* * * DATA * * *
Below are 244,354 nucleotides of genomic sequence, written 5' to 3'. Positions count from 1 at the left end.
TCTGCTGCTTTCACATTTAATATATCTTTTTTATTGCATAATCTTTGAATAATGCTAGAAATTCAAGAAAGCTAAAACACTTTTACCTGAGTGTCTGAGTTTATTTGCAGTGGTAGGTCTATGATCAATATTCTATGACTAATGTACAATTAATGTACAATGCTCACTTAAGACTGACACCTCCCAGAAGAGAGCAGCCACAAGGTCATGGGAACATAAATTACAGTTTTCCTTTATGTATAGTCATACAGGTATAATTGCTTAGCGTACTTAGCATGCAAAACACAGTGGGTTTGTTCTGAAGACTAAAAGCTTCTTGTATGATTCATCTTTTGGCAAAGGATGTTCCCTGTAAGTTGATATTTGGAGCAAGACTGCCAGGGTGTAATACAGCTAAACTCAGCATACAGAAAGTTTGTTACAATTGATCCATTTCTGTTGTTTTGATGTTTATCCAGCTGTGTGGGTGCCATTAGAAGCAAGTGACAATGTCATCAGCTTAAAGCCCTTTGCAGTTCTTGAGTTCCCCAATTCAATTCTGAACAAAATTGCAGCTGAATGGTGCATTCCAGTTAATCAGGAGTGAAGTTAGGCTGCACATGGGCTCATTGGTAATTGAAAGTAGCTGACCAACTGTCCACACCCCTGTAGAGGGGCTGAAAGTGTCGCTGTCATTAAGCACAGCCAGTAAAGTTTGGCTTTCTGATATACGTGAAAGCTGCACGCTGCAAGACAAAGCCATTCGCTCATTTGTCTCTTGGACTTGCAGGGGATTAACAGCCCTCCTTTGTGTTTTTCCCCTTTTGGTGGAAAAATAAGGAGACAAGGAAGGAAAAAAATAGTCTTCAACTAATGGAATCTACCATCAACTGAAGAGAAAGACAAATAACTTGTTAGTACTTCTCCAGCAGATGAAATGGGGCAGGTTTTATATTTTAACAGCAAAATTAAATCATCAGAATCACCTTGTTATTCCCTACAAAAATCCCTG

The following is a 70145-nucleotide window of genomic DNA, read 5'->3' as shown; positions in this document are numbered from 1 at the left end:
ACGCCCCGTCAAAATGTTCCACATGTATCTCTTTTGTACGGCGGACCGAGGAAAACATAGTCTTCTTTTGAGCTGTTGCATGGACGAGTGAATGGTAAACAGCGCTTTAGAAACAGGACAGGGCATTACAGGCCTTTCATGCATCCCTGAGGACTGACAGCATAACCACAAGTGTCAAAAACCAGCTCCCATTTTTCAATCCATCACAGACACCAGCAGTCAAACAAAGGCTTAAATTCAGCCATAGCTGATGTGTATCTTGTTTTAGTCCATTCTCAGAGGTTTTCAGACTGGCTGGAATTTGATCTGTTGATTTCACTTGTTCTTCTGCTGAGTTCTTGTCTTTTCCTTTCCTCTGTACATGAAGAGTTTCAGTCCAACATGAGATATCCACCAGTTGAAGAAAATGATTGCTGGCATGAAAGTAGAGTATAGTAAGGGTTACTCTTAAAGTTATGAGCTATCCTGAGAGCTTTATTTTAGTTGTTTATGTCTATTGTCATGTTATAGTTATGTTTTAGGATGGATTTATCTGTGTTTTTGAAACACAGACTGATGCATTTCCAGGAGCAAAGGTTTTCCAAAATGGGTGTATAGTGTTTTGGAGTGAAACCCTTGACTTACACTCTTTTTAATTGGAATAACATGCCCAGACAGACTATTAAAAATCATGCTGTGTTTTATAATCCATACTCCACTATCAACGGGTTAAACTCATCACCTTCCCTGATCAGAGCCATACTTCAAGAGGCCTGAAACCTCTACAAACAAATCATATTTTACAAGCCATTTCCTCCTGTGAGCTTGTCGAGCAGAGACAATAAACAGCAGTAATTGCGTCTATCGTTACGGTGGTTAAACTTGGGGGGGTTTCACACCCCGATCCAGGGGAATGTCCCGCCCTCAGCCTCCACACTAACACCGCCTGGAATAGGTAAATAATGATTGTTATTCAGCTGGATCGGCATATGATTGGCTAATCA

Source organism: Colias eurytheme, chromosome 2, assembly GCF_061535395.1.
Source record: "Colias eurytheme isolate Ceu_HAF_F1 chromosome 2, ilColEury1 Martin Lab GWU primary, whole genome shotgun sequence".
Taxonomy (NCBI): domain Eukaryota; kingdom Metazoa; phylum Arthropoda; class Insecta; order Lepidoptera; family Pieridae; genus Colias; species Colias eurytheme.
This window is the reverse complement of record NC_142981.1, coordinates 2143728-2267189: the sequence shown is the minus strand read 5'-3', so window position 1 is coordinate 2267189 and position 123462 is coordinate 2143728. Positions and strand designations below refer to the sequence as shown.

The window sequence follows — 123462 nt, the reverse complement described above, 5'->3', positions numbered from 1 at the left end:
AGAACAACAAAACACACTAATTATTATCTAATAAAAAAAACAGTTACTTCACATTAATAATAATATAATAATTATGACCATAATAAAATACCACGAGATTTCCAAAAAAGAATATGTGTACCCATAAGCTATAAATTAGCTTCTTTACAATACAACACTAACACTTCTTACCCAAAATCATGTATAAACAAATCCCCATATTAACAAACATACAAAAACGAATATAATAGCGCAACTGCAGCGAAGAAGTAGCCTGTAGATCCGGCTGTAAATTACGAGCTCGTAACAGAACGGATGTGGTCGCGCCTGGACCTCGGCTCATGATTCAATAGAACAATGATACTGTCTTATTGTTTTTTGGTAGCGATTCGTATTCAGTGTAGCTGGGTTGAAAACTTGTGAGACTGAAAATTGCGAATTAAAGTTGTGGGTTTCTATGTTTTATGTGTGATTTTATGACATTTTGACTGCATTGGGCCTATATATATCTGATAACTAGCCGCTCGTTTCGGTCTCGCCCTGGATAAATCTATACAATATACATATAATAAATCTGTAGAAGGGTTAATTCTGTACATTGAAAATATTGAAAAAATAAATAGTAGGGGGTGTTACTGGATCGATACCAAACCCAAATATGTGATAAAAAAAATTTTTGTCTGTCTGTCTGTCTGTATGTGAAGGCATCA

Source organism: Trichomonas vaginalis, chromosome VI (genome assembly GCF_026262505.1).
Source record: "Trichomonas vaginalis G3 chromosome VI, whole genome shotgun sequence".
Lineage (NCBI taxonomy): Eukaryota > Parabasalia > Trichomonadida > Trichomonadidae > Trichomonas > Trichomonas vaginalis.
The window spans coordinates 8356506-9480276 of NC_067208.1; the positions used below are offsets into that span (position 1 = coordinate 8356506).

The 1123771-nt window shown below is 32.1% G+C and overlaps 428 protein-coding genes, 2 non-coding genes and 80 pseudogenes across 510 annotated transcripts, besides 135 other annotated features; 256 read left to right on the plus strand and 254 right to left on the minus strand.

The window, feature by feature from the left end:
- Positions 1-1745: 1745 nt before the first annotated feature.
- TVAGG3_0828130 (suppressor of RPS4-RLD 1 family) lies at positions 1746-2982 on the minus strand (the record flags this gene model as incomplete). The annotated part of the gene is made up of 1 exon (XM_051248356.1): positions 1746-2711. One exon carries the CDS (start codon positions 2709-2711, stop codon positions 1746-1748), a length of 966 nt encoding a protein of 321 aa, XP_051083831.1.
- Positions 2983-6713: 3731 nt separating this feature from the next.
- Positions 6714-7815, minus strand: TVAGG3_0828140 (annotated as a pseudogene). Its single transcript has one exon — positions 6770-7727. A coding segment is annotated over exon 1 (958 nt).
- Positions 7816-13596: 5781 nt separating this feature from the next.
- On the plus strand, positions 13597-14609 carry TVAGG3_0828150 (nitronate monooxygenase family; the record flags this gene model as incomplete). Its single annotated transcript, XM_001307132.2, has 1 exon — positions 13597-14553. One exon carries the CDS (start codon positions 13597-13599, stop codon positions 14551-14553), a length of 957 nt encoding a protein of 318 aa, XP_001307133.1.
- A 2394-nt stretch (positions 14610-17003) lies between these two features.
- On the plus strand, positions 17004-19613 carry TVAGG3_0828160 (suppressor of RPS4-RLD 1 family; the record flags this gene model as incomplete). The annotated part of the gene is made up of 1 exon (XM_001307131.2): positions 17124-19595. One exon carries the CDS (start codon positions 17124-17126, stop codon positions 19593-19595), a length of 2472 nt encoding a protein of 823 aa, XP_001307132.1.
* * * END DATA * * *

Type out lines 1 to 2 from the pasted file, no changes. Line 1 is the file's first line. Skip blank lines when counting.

Below are 244,354 nucleotides of genomic sequence, written 5' to 3'. Positions count from 1 at the left end.
TCTGCTGCTTTCACATTTAATATATCTTTTTTATTGCATAATCTTTGAATAATGCTAGAAATTCAAGAAAGCTAAAACACTTTTACCTGAGTGTCTGAGTTTATTTGCAGTGGTAGGTCTATGATCAATATTCTATGACTAATGTACAATTAATGTACAATGCTCACTTAAGACTGACACCTCCCAGAAGAGAGCAGCCACAAGGTCATGGGAACATAAATTACAGTTTTCCTTTATGTATAGTCATACAGGTATAATTGCTTAGCGTACTTAGCATGCAAAACACAGTGGGTTTGTTCTGAAGACTAAAAGCTTCTTGTATGATTCATCTTTTGGCAAAGGATGTTCCCTGTAAGTTGATATTTGGAGCAAGACTGCCAGGGTGTAATACAGCTAAACTCAGCATACAGAAAGTTTGTTACAATTGATCCATTTCTGTTGTTTTGATGTTTATCCAGCTGTGTGGGTGCCATTAGAAGCAAGTGACAATGTCATCAGCTTAAAGCCCTTTGCAGTTCTTGAGTTCCCCAATTCAATTCTGAACAAAATTGCAGCTGAATGGTGCATTCCAGTTAATCAGGAGTGAAGTTAGGCTGCACATGGGCTCATTGGTAATTGAAAGTAGCTGACCAACTGTCCACACCCCTGTAGAGGGGCTGAAAGTGTCGCTGTCATTAAGCACAGCCAGTAAAGTTTGGCTTTCTGATATACGTGAAAGCTGCACGCTGCAAGACAAAGCCATTCGCTCATTTGTCTCTTGGACTTGCAGGGGATTAACAGCCCTCCTTTGTGTTTTTCCCCTTTTGGTGGAAAAATAAGGAGACAAGGAAGGAAAAAAATAGTCTTCAACTAATGGAATCTACCATCAACTGAAGAGAAAGACAAATAACTTGTTAGTACTTCTCCAGCAGATGAAATGGGGCAGGTTTTATATTTTAACAGCAAAATTAAATCATCAGAATCACCTTGTTATTCCCTACAAAAATCCCTG